Hack Your Brain for Public Speaking

“There are always three speeches,
for every one you actually gave.
The one you practiced, the one you gave,
and the one you wish you gave.”
–Dale Carnegie

During my years as a public speaker, I’ve been asked countless times, “How can I get in the speaking business?” or “I’ve always wanted to speak in front of an audience but, how do I learn?”

I’ve coached those who have a serious desire to speak and are willing to put in the work. It all comes down to this. While it is true that some are born with the natural gift of speaking, most speakers have worked hard training and practicing for this skill.

I’m going to make an assumption. I assume you have something you are passionate about sharing with an audience, some information that will help others elevate their lives.

Given that assumption, here are two very important facts to keep in mind: Everyone in the audience wants you to succeed. And, people are comfortable around people who are comfortable, relaxed, self-confident and have something to say.

BE AUTHENTIC:

The American poet, May Sarton wrote, “We have to dare to be ourselves, however frightening or strange that self may prove to be.”

If it were up to me, everyone who wants to be a speaker would take a class in acting. My years of training as an actor taught me to be authentic. Authenticity will hold a different meaning for each of you. Some have a raging passion about their subject or a quirky sense of humor. If you watch a few TED or TEDx talks, you will see the endless variety of subjects and speakers. You will also see talks that are well rehearsed and straightforward. You don’t have to TRY to be an authentic speaker. You just become authentic, to be real, to be you.

PRACTICE, PRACTICE AND PRACTICE SOME MORE:

Is practicing fun? Not always, but it is mandatory. For every new program I create, I spend hours practicing, my notes perched on a music stand, visualizing my audience and speaking to a few empty chairs. I sometimes stumble, stop, make a few notes to course correct and move on.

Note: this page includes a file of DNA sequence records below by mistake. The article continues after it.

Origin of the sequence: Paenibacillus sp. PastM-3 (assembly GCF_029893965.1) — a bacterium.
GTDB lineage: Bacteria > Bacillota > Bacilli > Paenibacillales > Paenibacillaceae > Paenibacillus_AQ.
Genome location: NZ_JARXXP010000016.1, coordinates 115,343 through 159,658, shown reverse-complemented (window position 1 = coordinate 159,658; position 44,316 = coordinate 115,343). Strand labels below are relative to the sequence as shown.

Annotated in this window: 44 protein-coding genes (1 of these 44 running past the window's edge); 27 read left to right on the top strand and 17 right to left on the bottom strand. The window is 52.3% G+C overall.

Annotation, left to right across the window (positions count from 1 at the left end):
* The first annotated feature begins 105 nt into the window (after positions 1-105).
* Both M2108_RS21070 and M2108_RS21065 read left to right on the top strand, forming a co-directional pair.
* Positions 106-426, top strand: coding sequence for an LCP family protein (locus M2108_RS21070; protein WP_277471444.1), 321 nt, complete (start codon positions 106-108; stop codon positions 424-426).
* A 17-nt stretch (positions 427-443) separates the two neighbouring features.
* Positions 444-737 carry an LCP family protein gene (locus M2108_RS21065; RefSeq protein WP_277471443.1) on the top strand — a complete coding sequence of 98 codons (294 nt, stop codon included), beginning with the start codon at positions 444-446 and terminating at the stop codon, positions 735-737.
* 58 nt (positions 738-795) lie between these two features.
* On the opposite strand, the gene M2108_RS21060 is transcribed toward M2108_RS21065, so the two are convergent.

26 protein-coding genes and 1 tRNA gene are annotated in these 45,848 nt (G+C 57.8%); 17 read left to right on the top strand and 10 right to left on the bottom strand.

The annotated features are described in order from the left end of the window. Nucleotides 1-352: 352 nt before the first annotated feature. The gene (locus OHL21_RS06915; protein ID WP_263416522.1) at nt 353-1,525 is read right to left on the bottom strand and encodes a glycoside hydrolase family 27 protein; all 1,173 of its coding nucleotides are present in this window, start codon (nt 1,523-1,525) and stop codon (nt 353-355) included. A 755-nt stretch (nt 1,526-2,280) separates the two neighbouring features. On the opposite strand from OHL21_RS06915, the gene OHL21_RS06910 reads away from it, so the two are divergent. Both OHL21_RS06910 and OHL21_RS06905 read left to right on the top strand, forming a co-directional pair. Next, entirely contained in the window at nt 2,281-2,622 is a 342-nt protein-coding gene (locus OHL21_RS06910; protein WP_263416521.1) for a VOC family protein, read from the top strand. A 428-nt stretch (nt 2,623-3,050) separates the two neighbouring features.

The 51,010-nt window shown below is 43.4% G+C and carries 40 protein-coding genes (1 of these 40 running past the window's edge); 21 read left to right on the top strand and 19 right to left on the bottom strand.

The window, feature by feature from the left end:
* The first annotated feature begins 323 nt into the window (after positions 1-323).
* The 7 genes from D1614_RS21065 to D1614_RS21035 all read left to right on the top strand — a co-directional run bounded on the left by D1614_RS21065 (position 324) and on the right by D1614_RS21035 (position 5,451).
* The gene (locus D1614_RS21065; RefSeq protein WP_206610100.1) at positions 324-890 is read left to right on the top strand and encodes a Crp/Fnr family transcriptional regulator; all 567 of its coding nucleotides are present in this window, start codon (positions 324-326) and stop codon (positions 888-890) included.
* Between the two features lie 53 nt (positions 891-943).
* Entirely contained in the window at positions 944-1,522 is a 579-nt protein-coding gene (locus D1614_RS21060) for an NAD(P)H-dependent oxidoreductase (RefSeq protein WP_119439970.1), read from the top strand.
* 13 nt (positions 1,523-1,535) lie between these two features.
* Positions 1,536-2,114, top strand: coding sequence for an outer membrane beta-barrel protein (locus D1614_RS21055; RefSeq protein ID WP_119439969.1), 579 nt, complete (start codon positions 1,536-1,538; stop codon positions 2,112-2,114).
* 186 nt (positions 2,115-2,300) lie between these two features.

The more I practice or visualize giving my talk, the more comfortable and confident I feel and the more freedom I have to improvise or take a question from the audience and smoothly pick up where I left off. Another amazing happening takes place as you practice daily. When you go to sleep, your subconscious mysteriously keeps working, coming up with creative ideas and suggestions to improve your presentation.

As the humorist Mark Twain wrote, “It usually takes me more than three weeks to prepare a good impromptu speech.”

BE GIVING AND CARING:

To paraphrase the American writer/theologian, Carl W. Buechner, “Your audience may forget what you said, but they will never forget how you made them feel.”

This may sound a little harsh but, when you give in to fear, your focus is in the wrong place. Giving a superb presentation requires your focus to be totally on your audience. You are not on the platform to show off, be admired or patted on the back. You are there to educate, inform, inspire, entertain and, serve your audience.

I am fairly certain you can recall the circumstance when you counseled a friend. You focused. You listened and you responded. You wanted to help. Like a friend, your audience wants your information. Your job is to give it. Your job is to take care of them.

Here is a hint that cannot fail you. When you step behind the podium or in front of the audience, take a deep breath, let your eyes sweep over the audience, spot one person who looks friendly, absorb that feeling of support and then, embrace the whole audience through that feeling.

MAKE IT PERSONAL:

Deeply embedded in our DNA, we are storytellers. Elie Wiesel, the award-winning journalist and novelist said, “People become the stories they hear and the stories they tell.”

The brain is programmed to learn from stories and teach by telling stories. No matter the topic, audiences respond best when speakers incorporate personal stories. These can be stories ripped from the headlines or stories about someone who has overcome a tragedy, triumphed in the face of adversity. They can be stories that show the humanness, folly and humor within each of our lives. As an added bonus to making yourself human to your audience, telling stories will relax you.

Follow these four suggestions and I guarantee you will take your speaking to a whole new level of excellence. I leave you with a personal observation. The more fun I have, the more fun the audience has. The more interactive I make my programs, the more involved the audience becomes. Have fun!

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